Senescent cells—cells that stop multiplying but don’t die off and release chemicals that can trigger inflammation—are a culprit in several signs of aging, including arterial stiffness. For several years now, researchers have posited that it may be possible to target and destroy those cells, hence slowing the aging process.
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On December 10, 2021, Nature Aging published the outcomes of a study that showed that mice injected with a senolytic vaccine targeting glycoprotein nonmetastatic melanoma protein B (GPNMB) had improved normal and pathological phenotypes associated with aging and extended lifespan.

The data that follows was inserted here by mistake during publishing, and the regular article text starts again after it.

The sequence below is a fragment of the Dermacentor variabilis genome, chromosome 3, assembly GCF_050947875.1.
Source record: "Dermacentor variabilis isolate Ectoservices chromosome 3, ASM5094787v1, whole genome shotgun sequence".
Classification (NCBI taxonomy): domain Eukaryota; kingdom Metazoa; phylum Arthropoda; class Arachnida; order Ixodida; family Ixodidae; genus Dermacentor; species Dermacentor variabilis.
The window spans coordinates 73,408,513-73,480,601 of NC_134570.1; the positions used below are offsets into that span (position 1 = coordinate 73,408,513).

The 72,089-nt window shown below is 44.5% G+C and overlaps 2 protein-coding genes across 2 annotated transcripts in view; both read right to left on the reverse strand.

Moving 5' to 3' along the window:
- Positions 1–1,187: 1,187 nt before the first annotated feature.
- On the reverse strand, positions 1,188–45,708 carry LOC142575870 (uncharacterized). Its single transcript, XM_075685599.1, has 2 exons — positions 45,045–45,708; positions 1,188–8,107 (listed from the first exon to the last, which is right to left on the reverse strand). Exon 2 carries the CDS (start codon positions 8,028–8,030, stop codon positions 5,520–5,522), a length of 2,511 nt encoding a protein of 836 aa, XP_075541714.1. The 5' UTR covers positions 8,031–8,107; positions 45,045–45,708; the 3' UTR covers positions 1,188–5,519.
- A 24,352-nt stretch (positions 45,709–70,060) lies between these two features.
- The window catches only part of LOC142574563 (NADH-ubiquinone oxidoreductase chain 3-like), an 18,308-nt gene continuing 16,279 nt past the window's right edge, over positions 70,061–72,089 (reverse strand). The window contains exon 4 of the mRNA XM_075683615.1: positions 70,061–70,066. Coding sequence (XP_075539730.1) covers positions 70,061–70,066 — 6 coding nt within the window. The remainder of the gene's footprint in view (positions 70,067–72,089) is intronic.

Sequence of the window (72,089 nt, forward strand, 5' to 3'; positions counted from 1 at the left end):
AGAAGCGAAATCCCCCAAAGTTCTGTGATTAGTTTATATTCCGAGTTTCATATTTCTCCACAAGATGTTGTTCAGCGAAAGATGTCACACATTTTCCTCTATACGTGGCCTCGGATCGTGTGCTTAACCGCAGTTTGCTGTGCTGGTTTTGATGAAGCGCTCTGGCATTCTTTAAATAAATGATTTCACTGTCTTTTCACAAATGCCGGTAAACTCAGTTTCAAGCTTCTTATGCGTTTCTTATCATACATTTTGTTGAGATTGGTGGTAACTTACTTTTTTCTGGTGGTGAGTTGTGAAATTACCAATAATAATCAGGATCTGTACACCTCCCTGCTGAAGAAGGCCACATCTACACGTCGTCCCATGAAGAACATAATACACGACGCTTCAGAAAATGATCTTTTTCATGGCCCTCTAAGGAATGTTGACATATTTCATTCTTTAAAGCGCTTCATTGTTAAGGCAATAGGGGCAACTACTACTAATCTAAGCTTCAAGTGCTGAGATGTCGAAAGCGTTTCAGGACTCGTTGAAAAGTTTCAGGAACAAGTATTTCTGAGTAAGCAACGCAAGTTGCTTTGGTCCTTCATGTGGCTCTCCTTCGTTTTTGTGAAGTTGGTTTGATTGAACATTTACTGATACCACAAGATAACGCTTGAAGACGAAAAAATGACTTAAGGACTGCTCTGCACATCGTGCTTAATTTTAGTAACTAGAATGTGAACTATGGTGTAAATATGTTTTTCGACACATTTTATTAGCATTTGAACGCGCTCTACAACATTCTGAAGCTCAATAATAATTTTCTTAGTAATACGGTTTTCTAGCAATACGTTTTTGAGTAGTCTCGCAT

For “Senolytic vaccination improves normal and pathological age-related phenotypes and increases lifespan in progeroid mice,” researchers Masayoshi Suda, et al, hypothesized that, because the GPNMB molecule is enriched in senescent cells (seno-antigen), targeting this molecule may reduce senescent cells in the body.
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As reported by The Japan Times, the vaccine enables the body to create antibodies that attach themselves to senescent cells, which are removed by white blood cells that adhere to the antibodies.
When the team administered the vaccine to mice with arterial stiffening, many accumulated senescent cells were removed and areas affected by the disease shrank. When administered to aged mice, their frailty progression was slower than that of unvaccinated mice.